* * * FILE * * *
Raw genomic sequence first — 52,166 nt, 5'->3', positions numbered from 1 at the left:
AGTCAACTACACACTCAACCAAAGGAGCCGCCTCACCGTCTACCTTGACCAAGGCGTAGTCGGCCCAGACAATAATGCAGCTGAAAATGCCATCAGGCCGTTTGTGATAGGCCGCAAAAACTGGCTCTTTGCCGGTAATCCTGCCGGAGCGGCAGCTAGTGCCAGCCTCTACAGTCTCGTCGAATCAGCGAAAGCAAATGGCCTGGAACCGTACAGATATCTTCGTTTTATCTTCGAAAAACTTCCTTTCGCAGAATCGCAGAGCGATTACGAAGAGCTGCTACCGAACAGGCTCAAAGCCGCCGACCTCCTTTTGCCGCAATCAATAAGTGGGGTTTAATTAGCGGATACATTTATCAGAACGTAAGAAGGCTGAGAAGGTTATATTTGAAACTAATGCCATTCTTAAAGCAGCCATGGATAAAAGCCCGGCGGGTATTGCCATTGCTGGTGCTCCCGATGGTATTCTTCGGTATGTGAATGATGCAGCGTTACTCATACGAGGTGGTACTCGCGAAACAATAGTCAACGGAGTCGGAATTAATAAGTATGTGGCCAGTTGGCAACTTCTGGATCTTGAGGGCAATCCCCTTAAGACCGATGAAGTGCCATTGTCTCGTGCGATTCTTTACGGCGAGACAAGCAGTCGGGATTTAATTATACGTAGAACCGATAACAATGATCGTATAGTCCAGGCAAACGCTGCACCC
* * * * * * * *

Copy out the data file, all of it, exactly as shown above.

Raw genomic sequence first — 52,166 nt, 5'->3', positions numbered from 1 at the left:
AGTCAACTACACACTCAACCAAAGGAGCCGCCTCACCGTCTACCTTGACCAAGGCGTAGTCGGCCCAGACAATAATGCAGCTGAAAATGCCATCAGGCCGTTTGTGATAGGCCGCAAAAACTGGCTCTTTGCCGGTAATCCTGCCGGAGCGGCAGCTAGTGCCAGCCTCTACAGTCTCGTCGAATCAGCGAAAGCAAATGGCCTGGAACCGTACAGATATCTTCGTTTTATCTTCGAAAAACTTCCTTTCGCAGAATCGCAGAGCGATTACGAAGAGCTGCTACCGAACAGGCTCAAAGCCGCCGACCTCCTTTTGCCGCAATCAATAAGTGGGGTTTAATTAGCGGATACATTTATCAGAACGTAAGAAGGCTGAGAAGGTTATATTTGAAACTAATGCCATTCTTAAAGCAGCCATGGATAAAAGCCCGGCGGGTATTGCCATTGCTGGTGCTCCCGATGGTATTCTTCGGTATGTGAATGATGCAGCGTTACTCATACGAGGTGGTACTCGCGAAACAATAGTCAACGGAGTCGGAATTAATAAGTATGTGGCCAGTTGGCAACTTCTGGATCTTGAGGGCAATCCCCTTAAGACCGATGAAGTGCCATTGTCTCGTGCGATTCTTTACGGCGAGACAAGCAGTCGGGATTTAATTATACGTAGAACCGATAACAATGATCGTATAGTCCAGGCAAACGCTGCACCC